Today, there are several interesting facts about Bhutan that intrigue the world. Bhutan has rapidly risen to become one of the most talked-about countries since it opened its doors to tourism in the 1970s. It is an isolated nation of just under 800,000 individuals, although it’s still close to the world’s most populated countries, like China. Bhutan, a Buddhist kingdom on the eastern edge of the Himalayas, is renowned for its monasteries, fortifications and spectacular landscapes ranging from subtropical plains to steep hills and valleys.
What makes Bhutan special? Bhutan is known worldwide to be a country that uses ‘Gross National Happiness’ to measure the nation’s well-being as an alternative to the Gross National Product. This concept means that sustainable development should adopt a holistic strategy to advance ideas and give equal significance to non-economic elements of well-being.
Bhutan, though a small country, has been making a name to be the happiest place on Earth. Though the country does not claim that they are, tourists who visit Bhutan come back more satisfied than ever. Here are some interesting facts about Bhutan.
Bhutan Loves Nature
Because of the Bhutanese profound traditional reverence for nature, the nation places a powerful emphasis on flora and fauna preservation. Bhutan is the world’s first country with constitutional commitments on its individuals to always maintain at least 60% of the nation under forest cover. Over 72% of the land is currently forested today.
Power is produced hydro-electrically through turbines that are positioned straight in waterways without the need to build dams. The government offers free solar panels for distant villages with no access to energy lines.
Since 1999, plastic bags have been prohibited in Bhutan. The Bhutanese use cotton bags for their foodstuffs instead of using plastic bags to maintain the environment’s free from non-biodegradable rubbish status.
Bhutanese People Love Spicy Foods
Another fact about Bhutan is that they are in love with spicy dishes. Chili is found in almost every meal in Bhutan – whether in a restaurant, in a hotel, or in a farmhouse. They eat several types of chili. The bright red chili is a popular type that is generally left on the roofs to dry and then stir-fried with beef cubes and spinach. Another popular spicy dish in Bhutan is the green chili, cut into slices and boiled with a cheese called ‘ema datshi.’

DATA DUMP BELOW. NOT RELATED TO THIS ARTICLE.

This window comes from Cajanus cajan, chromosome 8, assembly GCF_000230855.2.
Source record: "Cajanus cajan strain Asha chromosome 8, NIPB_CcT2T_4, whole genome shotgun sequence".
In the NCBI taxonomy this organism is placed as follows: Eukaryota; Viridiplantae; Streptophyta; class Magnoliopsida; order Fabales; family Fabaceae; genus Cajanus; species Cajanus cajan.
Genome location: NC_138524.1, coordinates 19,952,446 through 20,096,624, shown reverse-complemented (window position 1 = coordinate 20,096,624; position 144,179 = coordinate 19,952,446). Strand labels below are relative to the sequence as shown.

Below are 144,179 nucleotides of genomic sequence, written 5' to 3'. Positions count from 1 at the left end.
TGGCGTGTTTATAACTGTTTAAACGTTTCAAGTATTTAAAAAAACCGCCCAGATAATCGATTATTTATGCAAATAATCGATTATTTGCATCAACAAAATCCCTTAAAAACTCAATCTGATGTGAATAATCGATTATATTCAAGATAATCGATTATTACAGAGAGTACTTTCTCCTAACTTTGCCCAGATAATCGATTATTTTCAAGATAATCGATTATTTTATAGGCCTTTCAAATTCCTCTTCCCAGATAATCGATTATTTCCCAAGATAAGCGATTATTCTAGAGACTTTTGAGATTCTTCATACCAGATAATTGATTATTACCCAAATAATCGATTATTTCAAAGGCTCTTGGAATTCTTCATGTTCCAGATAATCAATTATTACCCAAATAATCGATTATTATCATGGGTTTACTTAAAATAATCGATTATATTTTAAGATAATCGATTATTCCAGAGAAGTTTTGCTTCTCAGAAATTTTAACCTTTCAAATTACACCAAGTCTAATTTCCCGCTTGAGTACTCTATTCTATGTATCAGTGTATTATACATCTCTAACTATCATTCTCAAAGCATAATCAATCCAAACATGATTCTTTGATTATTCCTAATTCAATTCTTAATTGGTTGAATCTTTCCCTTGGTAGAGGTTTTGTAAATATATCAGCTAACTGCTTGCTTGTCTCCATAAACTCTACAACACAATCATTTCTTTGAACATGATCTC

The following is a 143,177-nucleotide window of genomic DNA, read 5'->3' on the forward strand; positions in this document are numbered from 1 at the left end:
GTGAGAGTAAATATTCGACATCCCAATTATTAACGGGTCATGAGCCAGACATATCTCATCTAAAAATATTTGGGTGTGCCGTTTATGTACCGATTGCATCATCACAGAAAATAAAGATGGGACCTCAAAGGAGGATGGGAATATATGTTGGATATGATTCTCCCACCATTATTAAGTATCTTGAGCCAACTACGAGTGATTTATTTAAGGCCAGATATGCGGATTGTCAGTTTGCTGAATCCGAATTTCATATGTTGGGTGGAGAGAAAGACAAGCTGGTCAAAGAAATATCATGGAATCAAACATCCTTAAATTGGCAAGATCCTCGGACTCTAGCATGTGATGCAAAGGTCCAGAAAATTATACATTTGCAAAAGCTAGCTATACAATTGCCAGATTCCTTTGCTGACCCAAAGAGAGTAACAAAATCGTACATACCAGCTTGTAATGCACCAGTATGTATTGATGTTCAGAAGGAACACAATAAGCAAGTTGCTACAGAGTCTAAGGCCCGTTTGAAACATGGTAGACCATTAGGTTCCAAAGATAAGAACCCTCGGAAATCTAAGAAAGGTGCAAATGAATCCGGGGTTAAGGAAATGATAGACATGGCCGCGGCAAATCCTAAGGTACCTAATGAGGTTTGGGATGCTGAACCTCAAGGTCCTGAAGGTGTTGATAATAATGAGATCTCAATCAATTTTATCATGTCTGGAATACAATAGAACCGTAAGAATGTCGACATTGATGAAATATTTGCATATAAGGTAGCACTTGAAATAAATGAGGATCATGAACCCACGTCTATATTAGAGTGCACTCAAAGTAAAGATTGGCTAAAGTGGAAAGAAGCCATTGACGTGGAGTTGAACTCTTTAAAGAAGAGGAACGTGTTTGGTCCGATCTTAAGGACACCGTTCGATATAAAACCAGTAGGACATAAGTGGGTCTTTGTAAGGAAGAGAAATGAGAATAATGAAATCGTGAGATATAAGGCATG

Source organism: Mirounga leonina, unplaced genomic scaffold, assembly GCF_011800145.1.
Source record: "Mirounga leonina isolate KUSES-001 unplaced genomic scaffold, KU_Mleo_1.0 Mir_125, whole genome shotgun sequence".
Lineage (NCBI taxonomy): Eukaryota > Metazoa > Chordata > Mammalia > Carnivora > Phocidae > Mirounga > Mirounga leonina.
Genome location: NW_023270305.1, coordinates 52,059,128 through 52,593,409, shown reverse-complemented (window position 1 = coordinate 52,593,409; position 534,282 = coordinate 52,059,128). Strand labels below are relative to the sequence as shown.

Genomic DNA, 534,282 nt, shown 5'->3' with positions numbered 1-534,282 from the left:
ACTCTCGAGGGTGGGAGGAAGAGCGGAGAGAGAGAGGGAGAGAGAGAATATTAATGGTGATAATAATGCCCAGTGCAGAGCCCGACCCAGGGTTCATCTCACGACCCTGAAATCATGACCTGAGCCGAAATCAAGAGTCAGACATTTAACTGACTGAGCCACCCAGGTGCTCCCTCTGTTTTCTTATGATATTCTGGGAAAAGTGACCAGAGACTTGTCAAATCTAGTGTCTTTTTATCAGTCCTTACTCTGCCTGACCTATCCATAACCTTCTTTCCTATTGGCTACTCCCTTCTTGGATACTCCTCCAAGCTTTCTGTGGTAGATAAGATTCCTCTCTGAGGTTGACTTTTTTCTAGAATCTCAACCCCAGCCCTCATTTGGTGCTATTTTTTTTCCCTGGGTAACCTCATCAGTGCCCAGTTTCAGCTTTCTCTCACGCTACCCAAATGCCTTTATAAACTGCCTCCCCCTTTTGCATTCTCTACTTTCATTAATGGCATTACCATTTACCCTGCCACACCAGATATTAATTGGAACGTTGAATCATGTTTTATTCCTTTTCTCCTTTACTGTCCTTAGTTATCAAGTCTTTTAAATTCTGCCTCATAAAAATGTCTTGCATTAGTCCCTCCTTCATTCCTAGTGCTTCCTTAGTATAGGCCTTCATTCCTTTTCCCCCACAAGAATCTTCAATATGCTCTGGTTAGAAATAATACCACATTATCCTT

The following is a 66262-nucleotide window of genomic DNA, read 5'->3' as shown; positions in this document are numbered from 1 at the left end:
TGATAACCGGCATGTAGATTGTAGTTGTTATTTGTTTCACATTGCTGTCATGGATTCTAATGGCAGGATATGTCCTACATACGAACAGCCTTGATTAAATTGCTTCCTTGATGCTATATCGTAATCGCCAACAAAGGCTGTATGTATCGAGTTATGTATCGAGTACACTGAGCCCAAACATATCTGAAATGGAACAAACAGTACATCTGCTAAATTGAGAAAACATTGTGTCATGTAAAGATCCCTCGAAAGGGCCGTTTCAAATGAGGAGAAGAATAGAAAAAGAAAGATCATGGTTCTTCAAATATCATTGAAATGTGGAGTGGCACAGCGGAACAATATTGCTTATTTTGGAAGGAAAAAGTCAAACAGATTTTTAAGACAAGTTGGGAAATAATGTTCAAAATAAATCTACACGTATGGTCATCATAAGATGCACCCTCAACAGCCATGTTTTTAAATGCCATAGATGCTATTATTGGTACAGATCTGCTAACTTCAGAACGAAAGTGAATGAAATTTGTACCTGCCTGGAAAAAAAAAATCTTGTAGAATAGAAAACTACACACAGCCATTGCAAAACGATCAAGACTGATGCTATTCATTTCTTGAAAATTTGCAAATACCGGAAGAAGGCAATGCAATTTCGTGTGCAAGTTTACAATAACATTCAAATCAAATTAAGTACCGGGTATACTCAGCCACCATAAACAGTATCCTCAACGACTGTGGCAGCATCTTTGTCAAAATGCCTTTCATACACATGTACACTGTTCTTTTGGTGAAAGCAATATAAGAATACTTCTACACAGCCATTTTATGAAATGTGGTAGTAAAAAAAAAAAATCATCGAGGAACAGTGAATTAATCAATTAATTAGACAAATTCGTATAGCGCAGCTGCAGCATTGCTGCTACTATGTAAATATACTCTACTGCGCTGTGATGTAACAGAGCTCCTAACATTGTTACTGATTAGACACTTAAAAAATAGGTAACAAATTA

Bhutanese cuisine is a combination of simple ingredients, flavors from China, and a hint of Himalayan style.
Bhutan Bans Smoking
Bhutan prohibited plantations and the selling of any tobacco products. Bhutan is the only country in the world today that totally prohibits the sale and manufacture of tobacco — and, of course, smoking is not permitted in public places. Tourists and the elite of Bhutan can take in 200 cigarettes, but ask your guide to discover a lighting spot.
Archery Is Bhutan’s National Sport
The national sport of Bhutan is dha–archery. Every village has a field of archery, and there are grounds for improvement throughout the nation. Dha, if not a solely masculine sport, is a male-dominated activity, but both female and male tourists are encouraged to play the game. You can watch a local match on the town’s archery grounds.
Bhutanese People Wear Their National Dress
One of the many ways that Bhutan maintains its arts and traditions is by having its people wear its national clothing. They dress traditionally in schools, public buildings, and on all official occasions. In the civil service, the Bhutanese people are anticipated to wear traditional gho for males and kira for females.
Bhutan has been isolated from the world until the 1970s. Today, Bhutan is known to be one of the happiest places in the world for so many reasons.
Don’t miss to chance to experience these interesting facts about Bhutan and its unique local traditions. And while you’re at it, know these tips to make friends with locals when you visit Bhutan.